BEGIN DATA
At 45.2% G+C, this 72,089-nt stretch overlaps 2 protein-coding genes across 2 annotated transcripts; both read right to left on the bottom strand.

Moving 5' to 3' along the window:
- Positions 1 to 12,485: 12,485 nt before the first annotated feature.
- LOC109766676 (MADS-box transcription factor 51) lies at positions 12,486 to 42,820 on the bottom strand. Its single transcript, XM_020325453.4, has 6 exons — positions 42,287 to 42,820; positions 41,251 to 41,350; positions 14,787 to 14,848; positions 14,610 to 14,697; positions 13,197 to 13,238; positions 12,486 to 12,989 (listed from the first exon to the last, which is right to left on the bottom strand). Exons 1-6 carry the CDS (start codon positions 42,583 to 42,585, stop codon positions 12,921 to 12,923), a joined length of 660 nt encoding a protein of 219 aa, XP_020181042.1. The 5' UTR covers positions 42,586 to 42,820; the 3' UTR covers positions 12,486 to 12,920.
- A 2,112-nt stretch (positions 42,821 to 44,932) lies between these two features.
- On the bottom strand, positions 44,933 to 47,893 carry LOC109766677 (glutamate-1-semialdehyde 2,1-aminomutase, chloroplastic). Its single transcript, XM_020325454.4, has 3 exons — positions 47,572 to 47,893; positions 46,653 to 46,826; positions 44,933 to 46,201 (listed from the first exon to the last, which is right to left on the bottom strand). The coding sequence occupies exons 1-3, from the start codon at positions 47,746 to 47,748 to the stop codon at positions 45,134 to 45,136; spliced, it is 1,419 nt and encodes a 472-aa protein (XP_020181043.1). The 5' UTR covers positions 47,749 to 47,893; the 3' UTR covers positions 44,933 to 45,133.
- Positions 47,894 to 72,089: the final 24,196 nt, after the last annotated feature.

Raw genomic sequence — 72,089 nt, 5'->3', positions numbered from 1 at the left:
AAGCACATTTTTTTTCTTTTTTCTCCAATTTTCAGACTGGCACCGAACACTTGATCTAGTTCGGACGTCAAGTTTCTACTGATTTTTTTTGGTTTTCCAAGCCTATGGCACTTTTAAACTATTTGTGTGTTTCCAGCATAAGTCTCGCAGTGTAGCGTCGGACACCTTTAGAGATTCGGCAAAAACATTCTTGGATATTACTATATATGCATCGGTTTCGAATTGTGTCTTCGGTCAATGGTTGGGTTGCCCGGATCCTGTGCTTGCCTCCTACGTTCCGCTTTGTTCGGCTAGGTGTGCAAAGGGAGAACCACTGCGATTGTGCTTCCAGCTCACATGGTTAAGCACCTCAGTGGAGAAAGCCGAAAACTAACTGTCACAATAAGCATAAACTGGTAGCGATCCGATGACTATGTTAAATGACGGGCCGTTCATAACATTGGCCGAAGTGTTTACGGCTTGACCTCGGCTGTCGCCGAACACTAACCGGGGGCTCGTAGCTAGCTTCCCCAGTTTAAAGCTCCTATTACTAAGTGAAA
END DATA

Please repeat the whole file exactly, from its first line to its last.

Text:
At 45.2% G+C, this 72,089-nt stretch overlaps 2 protein-coding genes across 2 annotated transcripts; both read right to left on the bottom strand.

Moving 5' to 3' along the window:
- Positions 1 to 12,485: 12,485 nt before the first annotated feature.
- LOC109766676 (MADS-box transcription factor 51) lies at positions 12,486 to 42,820 on the bottom strand. Its single transcript, XM_020325453.4, has 6 exons — positions 42,287 to 42,820; positions 41,251 to 41,350; positions 14,787 to 14,848; positions 14,610 to 14,697; positions 13,197 to 13,238; positions 12,486 to 12,989 (listed from the first exon to the last, which is right to left on the bottom strand). Exons 1-6 carry the CDS (start codon positions 42,583 to 42,585, stop codon positions 12,921 to 12,923), a joined length of 660 nt encoding a protein of 219 aa, XP_020181042.1. The 5' UTR covers positions 42,586 to 42,820; the 3' UTR covers positions 12,486 to 12,920.
- A 2,112-nt stretch (positions 42,821 to 44,932) lies between these two features.
- On the bottom strand, positions 44,933 to 47,893 carry LOC109766677 (glutamate-1-semialdehyde 2,1-aminomutase, chloroplastic). Its single transcript, XM_020325454.4, has 3 exons — positions 47,572 to 47,893; positions 46,653 to 46,826; positions 44,933 to 46,201 (listed from the first exon to the last, which is right to left on the bottom strand). The coding sequence occupies exons 1-3, from the start codon at positions 47,746 to 47,748 to the stop codon at positions 45,134 to 45,136; spliced, it is 1,419 nt and encodes a 472-aa protein (XP_020181043.1). The 5' UTR covers positions 47,749 to 47,893; the 3' UTR covers positions 44,933 to 45,133.
- Positions 47,894 to 72,089: the final 24,196 nt, after the last annotated feature.

Raw genomic sequence — 72,089 nt, 5'->3', positions numbered from 1 at the left:
AAGCACATTTTTTTTCTTTTTTCTCCAATTTTCAGACTGGCACCGAACACTTGATCTAGTTCGGACGTCAAGTTTCTACTGATTTTTTTTGGTTTTCCAAGCCTATGGCACTTTTAAACTATTTGTGTGTTTCCAGCATAAGTCTCGCAGTGTAGCGTCGGACACCTTTAGAGATTCGGCAAAAACATTCTTGGATATTACTATATATGCATCGGTTTCGAATTGTGTCTTCGGTCAATGGTTGGGTTGCCCGGATCCTGTGCTTGCCTCCTACGTTCCGCTTTGTTCGGCTAGGTGTGCAAAGGGAGAACCACTGCGATTGTGCTTCCAGCTCACATGGTTAAGCACCTCAGTGGAGAAAGCCGAAAACTAACTGTCACAATAAGCATAAACTGGTAGCGATCCGATGACTATGTTAAATGACGGGCCGTTCATAACATTGGCCGAAGTGTTTACGGCTTGACCTCGGCTGTCGCCGAACACTAACCGGGGGCTCGTAGCTAGCTTCCCCAGTTTAAAGCTCCTATTACTAAGTGAAA